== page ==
• The awareness principle: We always need to be aware of the assumptions we are bringing to the table. Underlying and unchallenged assumptions can thwart collaboration.

The overlap and wording of the principles can be a hurdle as they tend to be less concrete than other management methods. In a more literal sense, the principles are saying:

  • What people say to each other about your company matters a lot.
  • Creating a future vision for the type of company you want to have will prompt you and your employees to work toward that vision today.
  • Questioning why you are doing what you do rather than just focusing on how to get better at doing what you do will prompt innovation and new ideas.
  • Focusing on the positive helps to bring people together in a mood of collaboration rather than in a defensive state.
  • Having more people involved means more creative minds and collective intelligence to draw on.
  • Don’t let assumptions and preconceived notions keep you from giving a new idea a chance.

The Process of Appreciative Inquiry

To carry out AI, a group of stakeholders will get together and choose an “affirmative topic.” The topic is something the organization is doing well that is critical to future success. For example, a grocery store might focus on the range of local products on the shelf or the quality of customer service.

Following the AI principles, the process is broken down into four phases, also known as the 4D model. These are:

  • Discovery: In the discovery phase, participants share positive stories about the topic. These include their experiences within the organizations as an employee as well as those with other organizations as a customer or client.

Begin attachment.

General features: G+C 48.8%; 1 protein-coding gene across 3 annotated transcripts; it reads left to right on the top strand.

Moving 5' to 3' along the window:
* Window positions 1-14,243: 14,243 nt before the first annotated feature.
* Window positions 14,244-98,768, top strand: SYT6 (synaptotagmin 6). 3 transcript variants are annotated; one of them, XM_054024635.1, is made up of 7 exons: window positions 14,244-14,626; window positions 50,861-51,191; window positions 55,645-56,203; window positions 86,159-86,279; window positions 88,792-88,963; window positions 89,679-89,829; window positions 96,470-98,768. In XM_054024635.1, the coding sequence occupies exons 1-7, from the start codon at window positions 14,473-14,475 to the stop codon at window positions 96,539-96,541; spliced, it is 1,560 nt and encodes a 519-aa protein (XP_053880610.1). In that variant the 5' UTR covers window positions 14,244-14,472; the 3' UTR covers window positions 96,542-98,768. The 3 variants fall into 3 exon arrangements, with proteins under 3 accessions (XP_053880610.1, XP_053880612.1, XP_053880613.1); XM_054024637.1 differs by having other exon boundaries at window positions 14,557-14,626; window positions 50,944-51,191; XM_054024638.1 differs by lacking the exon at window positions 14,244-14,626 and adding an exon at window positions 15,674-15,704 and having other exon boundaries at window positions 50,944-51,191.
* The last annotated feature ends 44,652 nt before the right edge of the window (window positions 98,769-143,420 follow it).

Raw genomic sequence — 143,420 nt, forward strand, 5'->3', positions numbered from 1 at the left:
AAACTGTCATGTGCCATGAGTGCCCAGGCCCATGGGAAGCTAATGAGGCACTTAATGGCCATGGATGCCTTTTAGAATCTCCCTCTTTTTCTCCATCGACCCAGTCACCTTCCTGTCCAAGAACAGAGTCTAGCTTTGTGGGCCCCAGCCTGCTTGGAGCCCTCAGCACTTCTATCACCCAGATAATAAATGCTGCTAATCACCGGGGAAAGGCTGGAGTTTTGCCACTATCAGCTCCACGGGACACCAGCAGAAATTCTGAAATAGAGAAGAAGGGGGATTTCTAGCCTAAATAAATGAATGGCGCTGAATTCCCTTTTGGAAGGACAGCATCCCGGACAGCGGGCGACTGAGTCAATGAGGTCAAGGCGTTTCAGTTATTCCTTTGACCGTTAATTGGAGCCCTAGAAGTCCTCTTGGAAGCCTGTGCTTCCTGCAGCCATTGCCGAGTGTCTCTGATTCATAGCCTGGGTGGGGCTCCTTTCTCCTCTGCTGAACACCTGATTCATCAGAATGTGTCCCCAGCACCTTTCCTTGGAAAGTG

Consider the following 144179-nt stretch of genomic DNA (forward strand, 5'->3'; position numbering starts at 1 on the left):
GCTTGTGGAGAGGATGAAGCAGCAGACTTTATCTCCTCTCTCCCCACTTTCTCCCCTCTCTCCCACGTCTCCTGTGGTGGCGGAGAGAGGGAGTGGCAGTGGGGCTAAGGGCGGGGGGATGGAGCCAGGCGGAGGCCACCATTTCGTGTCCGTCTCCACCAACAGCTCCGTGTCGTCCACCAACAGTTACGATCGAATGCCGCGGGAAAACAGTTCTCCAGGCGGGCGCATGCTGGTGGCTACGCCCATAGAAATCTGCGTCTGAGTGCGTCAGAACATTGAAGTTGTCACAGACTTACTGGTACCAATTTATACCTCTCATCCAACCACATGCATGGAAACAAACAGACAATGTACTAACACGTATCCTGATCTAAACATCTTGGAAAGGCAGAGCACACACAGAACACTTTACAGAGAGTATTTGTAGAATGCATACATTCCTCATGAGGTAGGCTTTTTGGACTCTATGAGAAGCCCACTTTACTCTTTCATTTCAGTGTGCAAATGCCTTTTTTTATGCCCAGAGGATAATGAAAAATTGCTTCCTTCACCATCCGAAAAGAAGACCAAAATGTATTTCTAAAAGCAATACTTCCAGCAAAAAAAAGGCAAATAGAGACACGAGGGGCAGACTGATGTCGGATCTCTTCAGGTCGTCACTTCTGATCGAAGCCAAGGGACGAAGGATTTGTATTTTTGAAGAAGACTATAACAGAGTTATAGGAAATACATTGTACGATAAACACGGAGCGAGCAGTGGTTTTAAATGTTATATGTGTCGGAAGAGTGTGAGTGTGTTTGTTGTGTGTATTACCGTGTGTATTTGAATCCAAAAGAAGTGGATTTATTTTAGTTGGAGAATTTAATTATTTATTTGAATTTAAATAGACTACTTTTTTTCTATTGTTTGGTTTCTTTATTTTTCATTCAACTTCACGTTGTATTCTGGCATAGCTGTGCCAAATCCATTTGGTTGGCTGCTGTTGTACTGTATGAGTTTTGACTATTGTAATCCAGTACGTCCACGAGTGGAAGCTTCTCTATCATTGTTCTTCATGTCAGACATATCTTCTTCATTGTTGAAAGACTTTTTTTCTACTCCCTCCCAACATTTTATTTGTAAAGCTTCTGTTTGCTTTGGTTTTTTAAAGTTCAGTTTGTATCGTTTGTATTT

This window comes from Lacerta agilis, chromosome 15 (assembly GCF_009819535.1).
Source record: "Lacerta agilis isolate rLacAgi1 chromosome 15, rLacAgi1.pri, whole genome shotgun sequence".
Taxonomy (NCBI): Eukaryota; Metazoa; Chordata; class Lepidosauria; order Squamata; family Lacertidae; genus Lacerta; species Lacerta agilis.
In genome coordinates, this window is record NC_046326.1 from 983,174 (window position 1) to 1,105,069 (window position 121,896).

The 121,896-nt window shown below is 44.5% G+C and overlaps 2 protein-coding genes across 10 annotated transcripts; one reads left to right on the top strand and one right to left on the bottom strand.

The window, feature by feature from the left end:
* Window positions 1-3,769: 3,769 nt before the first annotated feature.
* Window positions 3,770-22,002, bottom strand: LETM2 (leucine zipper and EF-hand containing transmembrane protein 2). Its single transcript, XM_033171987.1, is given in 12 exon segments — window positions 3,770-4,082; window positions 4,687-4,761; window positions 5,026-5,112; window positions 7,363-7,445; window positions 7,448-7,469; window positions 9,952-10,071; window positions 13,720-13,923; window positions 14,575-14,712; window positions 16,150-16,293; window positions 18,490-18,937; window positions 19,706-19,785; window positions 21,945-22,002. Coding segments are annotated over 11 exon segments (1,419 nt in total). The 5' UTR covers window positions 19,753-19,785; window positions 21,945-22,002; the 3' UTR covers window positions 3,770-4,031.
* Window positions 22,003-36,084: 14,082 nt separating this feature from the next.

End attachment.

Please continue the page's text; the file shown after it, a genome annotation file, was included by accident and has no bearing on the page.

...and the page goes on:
• Dream: In this phase, the participants are encouraged to imagine the ideal organization to realize the affirmative topic.
  • Design: The participants discuss what can be done to realize the collective dream put forward in the dream phase and create change proposals or designs to bring about that dream.
  • Destiny: Participants decide what and how they will contribute to the dream and proposed designs. This phase is sometimes called delivery, but Cooperrider is not a fan of that term because it is too close to traditional, outcome-focused management strategies.

The Bottom Line

Pure appreciative inquiry is in use at many organizations all over the world. In addition to being used by non-profit and for-profit organizations of every size, AI has also been scaled up to municipal and national levels. When successfully applied, AI has been credited with increasing employee satisfaction, improving efficiency, driving sales and so on. More tellingly, however, elements of appreciative inquiry have made their way into the traditional management styles they were designed as an alternative to. For example, almost every company has a company vision that would fit comfortably under the anticipatory principle and many problem-solving strategies depend heavily on “out-of-the-box” group brainstorming. In its purest form, however, AI is a powerful tool for shifting the focus of an organization to something much greater than its bottom line, although the eventual outcome will often help the bottom line as well. 

(To learn about other decision-making methods and theories, see: Rational Choice Theory, The Basics of Game Theory.)